Windows Server 2016 – Using Group Policy to enforce an Internet proxy server

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Most networks of significant size use a forward proxy server to filter their Internet traffic. This is essentially a box that sits out near the edge of the corporate network; whenever client computers in the network try to access the Internet, their requests are sent out through this server. Doing this enables companies to monitor Internet use, restrict browsing permissions, and keep many forms of malware at bay. When implementing a proxy server, one of the big questions is always “How do we enforce the use of this proxy?”. Some solutions do a default route through the proxy server so that all traffic flows outbound that way at a network level. More often, though, it is desirable for the proxy server settings to be configured at the browser level because it is probably unnecessary for all traffic to flow through this proxy; only the browser’s web traffic should do so. In these cases, you could certainly open up the Internet Explorer options on everyone’s computers and enter the proxy server information, but that is a huge task to undertake, and it gives users the ability to remove those settings if they choose to.

By using Group Policy to set the Internet Explorer proxy configuration, this task will be automated and hands-off. This also ensures that users are not able to manipulate these fields in the future, and you can be assured that your web traffic is flowing through the proxy server as you have defined it.

Getting ready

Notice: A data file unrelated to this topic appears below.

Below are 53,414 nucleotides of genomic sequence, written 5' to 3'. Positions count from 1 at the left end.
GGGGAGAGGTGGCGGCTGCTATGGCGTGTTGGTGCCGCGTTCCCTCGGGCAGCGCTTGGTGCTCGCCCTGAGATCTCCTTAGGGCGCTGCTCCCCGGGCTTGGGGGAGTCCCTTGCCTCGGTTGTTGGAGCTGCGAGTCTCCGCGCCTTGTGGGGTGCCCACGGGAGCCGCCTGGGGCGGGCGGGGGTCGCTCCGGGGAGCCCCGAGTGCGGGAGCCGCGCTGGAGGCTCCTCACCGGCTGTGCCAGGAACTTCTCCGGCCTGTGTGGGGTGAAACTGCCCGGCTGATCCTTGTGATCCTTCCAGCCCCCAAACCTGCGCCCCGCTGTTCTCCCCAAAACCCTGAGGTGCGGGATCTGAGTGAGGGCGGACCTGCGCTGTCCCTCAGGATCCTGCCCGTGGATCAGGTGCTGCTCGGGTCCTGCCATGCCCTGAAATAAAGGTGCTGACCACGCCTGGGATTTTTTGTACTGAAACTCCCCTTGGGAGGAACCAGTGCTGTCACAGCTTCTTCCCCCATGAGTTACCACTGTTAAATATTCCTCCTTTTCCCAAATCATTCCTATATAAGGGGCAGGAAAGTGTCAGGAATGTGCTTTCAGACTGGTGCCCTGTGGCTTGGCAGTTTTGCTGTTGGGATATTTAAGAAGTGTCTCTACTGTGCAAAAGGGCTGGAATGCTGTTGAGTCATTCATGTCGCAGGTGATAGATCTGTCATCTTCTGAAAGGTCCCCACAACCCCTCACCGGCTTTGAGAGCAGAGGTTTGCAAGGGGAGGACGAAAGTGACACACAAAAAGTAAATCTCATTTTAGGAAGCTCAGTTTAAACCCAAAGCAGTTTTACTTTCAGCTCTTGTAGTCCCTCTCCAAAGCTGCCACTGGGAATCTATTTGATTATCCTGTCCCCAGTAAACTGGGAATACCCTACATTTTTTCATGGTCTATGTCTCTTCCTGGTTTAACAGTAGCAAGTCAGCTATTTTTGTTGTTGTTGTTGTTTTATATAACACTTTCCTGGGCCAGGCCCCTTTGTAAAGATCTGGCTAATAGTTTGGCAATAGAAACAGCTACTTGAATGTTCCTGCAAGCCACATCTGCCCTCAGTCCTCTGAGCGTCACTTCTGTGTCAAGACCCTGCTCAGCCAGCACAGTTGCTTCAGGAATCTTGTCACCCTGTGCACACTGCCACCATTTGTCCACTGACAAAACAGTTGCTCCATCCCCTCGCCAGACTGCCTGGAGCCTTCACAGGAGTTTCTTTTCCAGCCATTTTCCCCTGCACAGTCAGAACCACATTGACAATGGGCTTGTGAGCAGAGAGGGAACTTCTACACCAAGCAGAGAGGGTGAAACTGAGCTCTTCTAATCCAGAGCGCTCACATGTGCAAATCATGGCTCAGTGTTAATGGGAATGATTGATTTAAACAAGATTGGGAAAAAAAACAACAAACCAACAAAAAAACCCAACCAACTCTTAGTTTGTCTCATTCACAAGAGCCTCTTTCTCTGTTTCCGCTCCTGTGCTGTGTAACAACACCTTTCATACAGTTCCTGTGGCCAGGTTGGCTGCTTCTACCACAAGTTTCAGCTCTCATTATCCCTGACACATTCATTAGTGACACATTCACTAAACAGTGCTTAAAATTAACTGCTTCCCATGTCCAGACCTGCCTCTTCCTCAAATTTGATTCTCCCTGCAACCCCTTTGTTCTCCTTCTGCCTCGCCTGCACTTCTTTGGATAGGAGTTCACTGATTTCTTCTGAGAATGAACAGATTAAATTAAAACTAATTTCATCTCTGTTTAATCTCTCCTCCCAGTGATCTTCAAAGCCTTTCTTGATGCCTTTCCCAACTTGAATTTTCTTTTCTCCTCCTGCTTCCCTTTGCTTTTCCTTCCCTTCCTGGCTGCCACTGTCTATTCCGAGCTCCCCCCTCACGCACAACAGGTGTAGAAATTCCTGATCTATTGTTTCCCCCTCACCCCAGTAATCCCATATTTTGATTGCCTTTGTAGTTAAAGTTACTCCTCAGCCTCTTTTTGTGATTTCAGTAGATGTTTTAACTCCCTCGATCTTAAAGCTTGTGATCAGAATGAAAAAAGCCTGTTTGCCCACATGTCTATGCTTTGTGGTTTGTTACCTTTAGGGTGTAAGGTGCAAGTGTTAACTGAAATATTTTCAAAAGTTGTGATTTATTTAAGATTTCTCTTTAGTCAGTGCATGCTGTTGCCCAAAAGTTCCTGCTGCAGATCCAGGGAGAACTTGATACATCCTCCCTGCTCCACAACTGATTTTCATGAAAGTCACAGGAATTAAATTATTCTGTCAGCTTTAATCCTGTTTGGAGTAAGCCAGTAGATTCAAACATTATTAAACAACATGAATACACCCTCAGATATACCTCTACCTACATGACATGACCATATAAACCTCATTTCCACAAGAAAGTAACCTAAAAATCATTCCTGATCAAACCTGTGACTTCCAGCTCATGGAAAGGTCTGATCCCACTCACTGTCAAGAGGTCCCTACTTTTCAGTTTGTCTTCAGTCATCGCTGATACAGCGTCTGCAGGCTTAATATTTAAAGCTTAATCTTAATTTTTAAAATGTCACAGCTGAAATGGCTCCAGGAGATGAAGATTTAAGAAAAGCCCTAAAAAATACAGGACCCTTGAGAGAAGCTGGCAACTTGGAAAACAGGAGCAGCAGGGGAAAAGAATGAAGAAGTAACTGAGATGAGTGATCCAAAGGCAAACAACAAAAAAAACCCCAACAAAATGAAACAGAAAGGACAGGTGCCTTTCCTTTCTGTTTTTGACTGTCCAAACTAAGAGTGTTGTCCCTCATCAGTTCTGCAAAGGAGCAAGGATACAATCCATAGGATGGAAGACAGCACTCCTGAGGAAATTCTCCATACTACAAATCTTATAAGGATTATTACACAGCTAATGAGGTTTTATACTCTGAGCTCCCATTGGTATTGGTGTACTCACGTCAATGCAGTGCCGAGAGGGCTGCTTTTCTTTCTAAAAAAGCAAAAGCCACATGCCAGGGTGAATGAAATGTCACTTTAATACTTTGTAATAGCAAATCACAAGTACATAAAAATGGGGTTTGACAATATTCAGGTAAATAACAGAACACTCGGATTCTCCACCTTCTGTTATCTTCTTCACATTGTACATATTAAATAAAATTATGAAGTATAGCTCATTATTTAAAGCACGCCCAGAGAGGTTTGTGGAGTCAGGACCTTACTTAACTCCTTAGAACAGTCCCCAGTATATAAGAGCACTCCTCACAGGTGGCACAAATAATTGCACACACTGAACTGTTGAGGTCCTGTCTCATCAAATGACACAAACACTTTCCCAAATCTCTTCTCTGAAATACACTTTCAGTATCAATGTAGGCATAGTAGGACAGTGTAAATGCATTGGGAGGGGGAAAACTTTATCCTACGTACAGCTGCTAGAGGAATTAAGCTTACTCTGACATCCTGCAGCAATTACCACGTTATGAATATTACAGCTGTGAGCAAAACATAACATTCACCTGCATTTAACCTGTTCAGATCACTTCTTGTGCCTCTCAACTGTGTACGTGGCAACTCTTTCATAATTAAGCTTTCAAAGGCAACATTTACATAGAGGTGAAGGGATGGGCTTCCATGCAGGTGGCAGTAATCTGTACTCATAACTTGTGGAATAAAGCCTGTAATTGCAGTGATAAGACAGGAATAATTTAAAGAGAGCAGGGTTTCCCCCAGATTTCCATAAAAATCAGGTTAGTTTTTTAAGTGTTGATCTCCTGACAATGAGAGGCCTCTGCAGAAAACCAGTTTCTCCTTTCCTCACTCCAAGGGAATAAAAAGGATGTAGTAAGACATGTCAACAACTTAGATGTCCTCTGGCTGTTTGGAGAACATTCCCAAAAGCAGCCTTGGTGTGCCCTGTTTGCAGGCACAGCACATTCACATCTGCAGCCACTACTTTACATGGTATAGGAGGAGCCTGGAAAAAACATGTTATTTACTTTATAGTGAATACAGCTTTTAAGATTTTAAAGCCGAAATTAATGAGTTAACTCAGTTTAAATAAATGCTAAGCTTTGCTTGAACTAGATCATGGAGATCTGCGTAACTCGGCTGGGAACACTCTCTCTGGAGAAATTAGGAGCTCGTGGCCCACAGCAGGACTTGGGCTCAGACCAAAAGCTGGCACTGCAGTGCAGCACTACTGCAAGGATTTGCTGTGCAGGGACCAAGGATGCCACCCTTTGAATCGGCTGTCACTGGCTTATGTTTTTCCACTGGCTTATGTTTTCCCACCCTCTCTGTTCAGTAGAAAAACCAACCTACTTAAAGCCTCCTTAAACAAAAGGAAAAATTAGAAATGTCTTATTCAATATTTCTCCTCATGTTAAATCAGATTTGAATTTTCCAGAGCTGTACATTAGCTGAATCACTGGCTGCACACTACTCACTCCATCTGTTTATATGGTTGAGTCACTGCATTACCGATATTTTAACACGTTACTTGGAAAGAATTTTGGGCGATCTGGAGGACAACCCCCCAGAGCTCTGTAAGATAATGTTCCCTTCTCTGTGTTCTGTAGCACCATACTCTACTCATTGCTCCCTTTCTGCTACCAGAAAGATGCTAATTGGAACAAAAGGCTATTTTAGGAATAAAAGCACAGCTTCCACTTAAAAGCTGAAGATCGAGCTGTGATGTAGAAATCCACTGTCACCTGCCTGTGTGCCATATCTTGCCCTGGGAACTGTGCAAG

Our GPO has already been created; now we are using the Group Policy Management Console on our Server 2016 domain controller to configure settings within the GPO. A Windows 10 client computer is also sitting waiting for use as we will want to test this GPO after we finish the configuration.

How to do it…

Follow these steps to set everyone’s Internet proxy settings via Group Policy:

  1. Open the Group Policy Management Console from the Tools menu of Server Manager.
  2. Find the new GPO that you have created for this task, right-click on it, and choose Edit…
  1. Navigate to User Configuration | Preferences | Control Panel Settings | Internet Settings.
  2. Right-click on Internet Settings and choose New | Internet Explorer 10:

You may have to create multiple policies here if you are using multiple versions of Internet Explorer on your workstations.

  1. You will see a dialog box that looks just like the regular Internet options available in IE. You have the ability to change many things here, but for our purposes today, we are heading over to the Connections tab.
  2. Click on the LAN settings button.
  1. Check the box for Proxy server. Then input the Address and Port fields for your particular proxy server:
  1. Click OK, and your setting will be put into place.
  2. Now log in to the client computer, and let’s see whether this proxy server information was successfully implemented. Launch Internet Explorer and open Internet options.
  3. Browse to the Connections tab and click on the LAN settings button to ensure your proxy server settings have been properly plugged in. Also notice that they are now grayed out, showing you that they have been configured by Group Policy, and cannot be manipulated manually.

How it works…

Using Group Policy to assign Internet proxy server settings to all of your client computers with one simple GPO creation is another example of the power behind Group Policy. The possibilities for the centralized administration of your domain joined machines are almost endless; you just need to do a little digging and find the right place inside the GPOs for changing your settings. Maybe you don’t have a proxy server in your network and don’t need this recipe. But I still encourage you to take the steps listed here and apply them to some piece of technology that you do utilize. I guarantee anyone working in IT will find some setting inside Group Policy that will benefit them! Go out and find some that will help save you time and money.

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